The Transcendence and Catharsis of Oceanator’s ‘Nothing’s Ever Fine’

April 8, 2022

“I feel the weather change
Gets harder every day
Feels like the sun’s fixing to kill us.”

As the pandemic grinds into its second year and offers itself up as a sneak preview of climate catastrophe, it’s hard to avoid the creeping sense of dread. On that backdrop comes Oceanator’s stunning Nothing’s Ever Fine. It’s an album that owns the malaise and despair of the moment, examining the existential anguish of the modern moment, and digs for signs of life and hope. It’s that impulse that’s what makes Nothing’s Ever Fine so remarkable. Elise Okusami is far from the first person to record an album about how fucked everything is, but throughout there’s a refusal to accept that this is how it must be.



Standout tracks like the irony-tinged singles “The Last Summer” and “Bad Brain Daze” wrest a “fuck it, let’s celebrate anyway” quality from the despair. Within Oceanator’s melting melodies is a world of conflict, a jumble of inextricably intertwined opposing emotions, the mutual combustion of which provides the energy source for the album. Elise Okusami has always had a way with melodies that move with weight and purpose, and throughout Nothing’s Ever Fine, she puts her skills to the test. Matched with lyrics that defy easy answers because, well, there aren’t any, and refuse to accept the world as it is while at the same time refusing to see it for anything it isn’t, the album is full of moments of devastatingly beautiful honesty.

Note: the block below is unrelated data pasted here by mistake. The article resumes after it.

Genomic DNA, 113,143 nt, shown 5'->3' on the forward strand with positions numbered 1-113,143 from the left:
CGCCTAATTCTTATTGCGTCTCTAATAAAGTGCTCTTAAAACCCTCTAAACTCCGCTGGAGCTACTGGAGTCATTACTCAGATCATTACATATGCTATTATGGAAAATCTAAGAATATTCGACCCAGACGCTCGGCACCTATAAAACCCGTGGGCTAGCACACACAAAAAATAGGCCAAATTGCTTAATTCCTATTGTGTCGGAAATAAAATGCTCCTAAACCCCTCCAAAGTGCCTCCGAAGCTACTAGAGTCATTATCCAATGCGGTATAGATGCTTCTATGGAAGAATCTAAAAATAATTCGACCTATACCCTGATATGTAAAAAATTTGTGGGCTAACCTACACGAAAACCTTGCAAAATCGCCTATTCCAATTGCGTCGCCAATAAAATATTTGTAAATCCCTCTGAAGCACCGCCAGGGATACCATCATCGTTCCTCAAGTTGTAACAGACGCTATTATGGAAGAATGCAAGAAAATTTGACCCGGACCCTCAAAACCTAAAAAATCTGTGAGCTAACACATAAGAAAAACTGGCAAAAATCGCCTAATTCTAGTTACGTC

The highlight of course is the stunning closer “Evening” which builds on the time passage themes that pepper the record. The production expands from the tight overdriven guitars that mark the album to include aching strings and expansive ambiance. Bartees Strange’s production is never fussy, he knows to trust Elise and her brother Mike to do their thing. But on “Evening,” the widening of the sonic palette serves as a reminder that even the darkest storm clouds do eventually pass. After spending 10 songs running through her myriad stressors and anxieties, Elise waves it away with a reminder to “listen to the cicadas.” It’s a level of catharsis that many albums aspire to and few truly achieve. With Nothing’s Ever Fine, Elise Okusami has created an impressively timeless document of the times.

Follow Oceanator on Instagram @oceanatorband for upcoming tourdates and more.